9. The apparatus according to claim 8, in which the second valve means comprises the servo portion of the piston member and a spring chamber passageway formed through the body and communicating with the spring chamber, the spring chamber passageway opening into the servo chamber and the fuel supply passageway being communicable with the servo chamber, the servo portion of the piston member being arranged to block and unblock the spring chamber passageway.
10. The apparatus according to claim 9, in which the drive means comprises drive valve means to selectively communicate the servo chamber with the fuel supply passageway and with the fuel return passageway.
11. The apparatus according to claim 10, in which the drive means further comprises electric actuator means to actuate the drive valve means.
12. The apparatus according to claim 11, in which the electric actuator means comprises sensor means and fuel injection duration computing means responsive to the sensing means.
13. The apparatus according to claim 1, in which the first valve means comprises a first inlet passageway communicating with the feul supply passageway and opening into the pressure chamber and a check valve to allow fuel flow only from the fuel supply passageway into the pressure chamber through the first fuel inlet.
14. The apparatus according to claim 13, further comprising fourth valve means to communicate the pressure chamber with the fuel supply passageway during a third portion of the injection stroke.
15. The apparatus according to claim 10, in which the fourth valve means comprises a piston member passageway formed through the piston member and communicating with the pressure chamber and a second fuel inlet communicating with the fuel supply passageway, an opening of the piston member passageway being arranged to communicate with an opening of the second fuel inlet during the third portion of the injection stroke.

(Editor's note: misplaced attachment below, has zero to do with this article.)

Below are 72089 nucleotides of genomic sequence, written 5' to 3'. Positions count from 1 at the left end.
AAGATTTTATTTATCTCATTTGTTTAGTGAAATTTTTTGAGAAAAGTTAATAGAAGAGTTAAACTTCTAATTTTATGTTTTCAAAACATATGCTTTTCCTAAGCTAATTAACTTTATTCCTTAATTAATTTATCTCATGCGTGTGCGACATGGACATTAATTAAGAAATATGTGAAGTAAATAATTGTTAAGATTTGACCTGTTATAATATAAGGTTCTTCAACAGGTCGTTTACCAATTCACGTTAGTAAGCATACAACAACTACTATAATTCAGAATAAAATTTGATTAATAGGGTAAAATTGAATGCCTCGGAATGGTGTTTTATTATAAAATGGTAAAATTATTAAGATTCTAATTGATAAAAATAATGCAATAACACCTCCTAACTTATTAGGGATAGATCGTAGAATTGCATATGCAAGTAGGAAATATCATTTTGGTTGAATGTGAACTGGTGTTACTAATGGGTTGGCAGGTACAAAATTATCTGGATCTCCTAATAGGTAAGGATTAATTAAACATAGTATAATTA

16. The apparatus according to claim 3, in which the piston member passageway communicates with the pressure chamber.
17. The apparatus according to claim 16, in which the second valve means is arranged to communicate the spring chamber with the pressure chamber before communicating the spring chamber with the fuel supply passageway.
18. The apparatus according to claim 10, in which the servo chamber is communicated through first and second variable flow restrictions with the fuel supply passageway and the fuel return passageway respectively.
19. The apparatus according to claim 18, in which the first variable flow restriction functions to control rate of fuel injection and the second variable flow restriction functions to control fuel injection volume.
20. The apparatus according to claim 18, in which an accumulator is provided to introduce uniform fuel supply pressure from the fuel supply passageway into the servo chamber.
Description

The present invention relates to a fuel injection apparatus for an internal combustion engine or the like which comprises means for cleanly terminating fuel injection.

In a type of fuel injection apparatus such as disclosed in U.S. Pat. No. 2,598,528, a needle valve is urged by a spring to block a fuel injection nozzle. A servo piston is driven to pressurize liquid fuel in a pressure chamber which communicates with the needle valve. When the pressure in the pressure chamber is sufficient to overcome the preload of the spring, the needle valve is forced off its seat and fuel is injected into the engine through the nozzle.

It is important to sharply terminate the fuel injection to eliminate secondary injection which results in inefficient burning of fuel. In the above disclosure it is taught to terminate fuel injection by connecting the pressure chamber to the low pressure fuel supply so that the spring will quickly seat the needle valve. A disadvantage is found in this method when applied to high speed engines in that the needle valve is slammed so sharply onto its seat that it bounces off causing the secondary injection which is to be avoided.

Another method of terminating fuel injection is found in U.S. Pat. No. 3,796,206, which is an improvement to the above patent. In this method, the pressure chamber is connected to an unpressurized fluid reservoir to terminate fuel injection. The needle valve tends to bounce even more sharply off its seat when this method is applied than with the above method since the force differential is greater.